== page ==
x Abu Dhabi, UAESaturday 22 July 2017

Champions Trophy round-up: Jayawardene dares England to scoop Malinga

Shot risky and can hurt batsmen, former captain warns ahead of Thursday clash. And India coach flies home after news of mother's death.

Joe Root is among a few England batsmen to employ the unconventional scoop. Adrian Dennis / AFP
Joe Root is among a few England batsmen to employ the unconventional scoop. Adrian Dennis / AFP

Mahela Jayawardene, the Sri Lanka middle-order batsman, has urged England to play the scoop shot against Lasith Malinga in Thursday's ICC Champions Trophy clash – if they dare.

The Group A rivals meet at The Oval with the hosts, armed with a victory over Australia, seeking a place in the semi-finals while Sri Lanka know that defeat will send them home.

How England – and in particular scoop-shot specialists Jos Buttler, Eoin Morgan and at times even Joe Root – play the formidable Malinga may be pivotal in the outcome.

"Any shot is harder against reverse swing, but the scoop is a big part of my game," Buttler said. "I practise it a lot and if I feel the situation is right I won't be afraid to play it.

"I played against Malinga in the Champions League [Twenty20 competition] for Somerset against Mumbai and also in the World T20. I didn't score many against him in the Champions League."

When these quotes were relayed to Jayawardene, he smiled.

"Let them try to play the scoop shot against Malinga and we'll see if it's possible," he said. "It's a big chance if you want to go for it. It's a calculated risk and a few guys have tried it against him. Some have come off and some haven't. Some have got hurt. I remember a few tried and got hit on the toe and hit on the wrist, so you've got to be very careful."

Neither Jayawardene nor Tillakaratne Dilshan, his fellow batsman, play the scoop shot against Malinga, who is famed for his yorkers. "I don't and Dilshan doesn't play it against him either, not at all and not in the nets. Why would you want to do that? That's ridiculous," he said.

"Guys have taken chances and it's a calculated risk. I wish them all the best with it, I wouldn't do it against Malinga but if they want to do it then that's up to them."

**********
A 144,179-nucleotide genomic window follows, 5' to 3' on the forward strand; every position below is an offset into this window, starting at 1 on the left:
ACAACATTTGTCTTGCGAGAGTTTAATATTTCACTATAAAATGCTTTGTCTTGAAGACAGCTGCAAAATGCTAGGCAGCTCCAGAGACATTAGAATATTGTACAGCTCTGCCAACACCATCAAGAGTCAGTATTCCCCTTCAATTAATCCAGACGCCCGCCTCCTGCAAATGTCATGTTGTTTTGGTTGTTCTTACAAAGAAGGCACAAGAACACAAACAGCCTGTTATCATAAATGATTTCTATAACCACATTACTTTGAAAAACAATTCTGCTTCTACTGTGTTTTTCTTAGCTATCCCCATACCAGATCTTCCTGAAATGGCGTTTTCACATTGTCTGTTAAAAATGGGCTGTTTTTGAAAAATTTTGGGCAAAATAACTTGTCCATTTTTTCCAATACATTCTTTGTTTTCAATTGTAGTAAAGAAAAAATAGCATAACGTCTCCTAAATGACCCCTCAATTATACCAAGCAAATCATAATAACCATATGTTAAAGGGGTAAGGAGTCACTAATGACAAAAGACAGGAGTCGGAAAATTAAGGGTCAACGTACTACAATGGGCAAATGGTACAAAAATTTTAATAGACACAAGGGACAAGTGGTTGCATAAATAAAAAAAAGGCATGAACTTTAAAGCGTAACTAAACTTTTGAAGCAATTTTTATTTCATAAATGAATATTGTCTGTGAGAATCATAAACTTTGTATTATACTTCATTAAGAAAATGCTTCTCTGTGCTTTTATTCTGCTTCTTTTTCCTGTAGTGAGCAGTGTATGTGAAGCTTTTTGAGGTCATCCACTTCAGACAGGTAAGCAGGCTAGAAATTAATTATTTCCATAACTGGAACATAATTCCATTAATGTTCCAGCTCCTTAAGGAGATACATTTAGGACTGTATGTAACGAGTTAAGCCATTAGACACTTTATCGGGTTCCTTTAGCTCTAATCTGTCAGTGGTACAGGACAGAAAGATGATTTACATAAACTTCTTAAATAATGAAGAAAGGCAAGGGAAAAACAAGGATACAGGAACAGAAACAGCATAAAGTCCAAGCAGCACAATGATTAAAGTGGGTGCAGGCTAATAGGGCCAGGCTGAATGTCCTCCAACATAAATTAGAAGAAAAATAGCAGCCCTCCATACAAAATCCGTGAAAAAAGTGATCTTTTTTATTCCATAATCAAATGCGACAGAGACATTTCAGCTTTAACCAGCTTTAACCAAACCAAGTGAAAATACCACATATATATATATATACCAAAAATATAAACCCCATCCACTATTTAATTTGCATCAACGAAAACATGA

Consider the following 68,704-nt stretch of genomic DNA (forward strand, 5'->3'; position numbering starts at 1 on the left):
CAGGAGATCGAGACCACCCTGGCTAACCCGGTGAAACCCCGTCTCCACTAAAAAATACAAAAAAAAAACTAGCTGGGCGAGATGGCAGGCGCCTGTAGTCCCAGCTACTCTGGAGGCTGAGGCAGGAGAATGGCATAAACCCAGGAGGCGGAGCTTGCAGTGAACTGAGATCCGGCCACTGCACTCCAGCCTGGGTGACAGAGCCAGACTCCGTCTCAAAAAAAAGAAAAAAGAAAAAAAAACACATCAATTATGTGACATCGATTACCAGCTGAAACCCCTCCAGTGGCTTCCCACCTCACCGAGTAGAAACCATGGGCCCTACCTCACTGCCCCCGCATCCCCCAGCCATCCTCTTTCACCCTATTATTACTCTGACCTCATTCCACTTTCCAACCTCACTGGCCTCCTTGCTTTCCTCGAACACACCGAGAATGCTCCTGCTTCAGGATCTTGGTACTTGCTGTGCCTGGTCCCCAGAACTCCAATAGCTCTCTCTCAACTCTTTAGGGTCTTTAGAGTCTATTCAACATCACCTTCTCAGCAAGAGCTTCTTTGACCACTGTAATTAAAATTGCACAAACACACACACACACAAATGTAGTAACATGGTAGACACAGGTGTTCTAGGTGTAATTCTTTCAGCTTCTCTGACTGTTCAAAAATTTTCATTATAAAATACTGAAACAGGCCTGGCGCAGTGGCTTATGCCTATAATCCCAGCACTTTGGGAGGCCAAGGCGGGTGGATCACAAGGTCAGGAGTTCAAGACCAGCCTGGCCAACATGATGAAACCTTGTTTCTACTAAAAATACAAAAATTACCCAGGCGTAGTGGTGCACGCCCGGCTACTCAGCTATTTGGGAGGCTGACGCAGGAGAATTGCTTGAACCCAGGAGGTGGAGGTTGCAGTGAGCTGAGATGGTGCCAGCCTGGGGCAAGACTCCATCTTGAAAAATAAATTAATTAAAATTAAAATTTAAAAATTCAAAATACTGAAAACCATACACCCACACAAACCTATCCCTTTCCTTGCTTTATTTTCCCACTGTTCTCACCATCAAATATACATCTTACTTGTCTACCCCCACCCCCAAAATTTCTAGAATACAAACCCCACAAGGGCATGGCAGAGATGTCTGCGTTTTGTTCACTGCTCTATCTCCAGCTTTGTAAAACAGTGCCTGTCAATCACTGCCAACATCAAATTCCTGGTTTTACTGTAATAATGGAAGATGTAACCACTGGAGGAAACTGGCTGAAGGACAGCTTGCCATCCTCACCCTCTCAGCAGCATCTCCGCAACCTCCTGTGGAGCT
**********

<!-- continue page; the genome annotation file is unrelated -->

Sri Lanka lost their opening Champions Trophy match to New Zealand on Sunday by one wicket and Jayawardene has called for an improvement against England. "It was a good game against New Zealand and obviously we should have scored a few more runs on that wicket," he said.

"Our bowlers brought us back into the game and Lasith was fantastic. How can I put this politely? If we go out of this tournament due to a few mistakes then it is going to be very sad. We need to be more consistent all round.

"We definitely fancy our chances against England. It's a great competition against the top teams and every game is crucial so you have to not make mistakes on the day.

"We're backing ourselves because most of the guys are in good nick and we just need to believe in ourselves and go out and perform with some good cricket."

India coach's mother dies

Duncan Fletcher, the India coach, will fly to South Africa on Tuesday following the death of his mother, the Board of Control for Cricket in India (BCCI) has announced.

Former Zimbabwe international and England coach Fletcher saw India beat the West Indies by eight wickets at the The Oval on Tuesday to book their place in the semi-finals of the Champions Trophy.

He will now fly to Cape Town to attend his mother's funeral before flying back for India's final Champions Trophy group game against arch-rivals Pakistan in Birmingham, central England, on Saturday.


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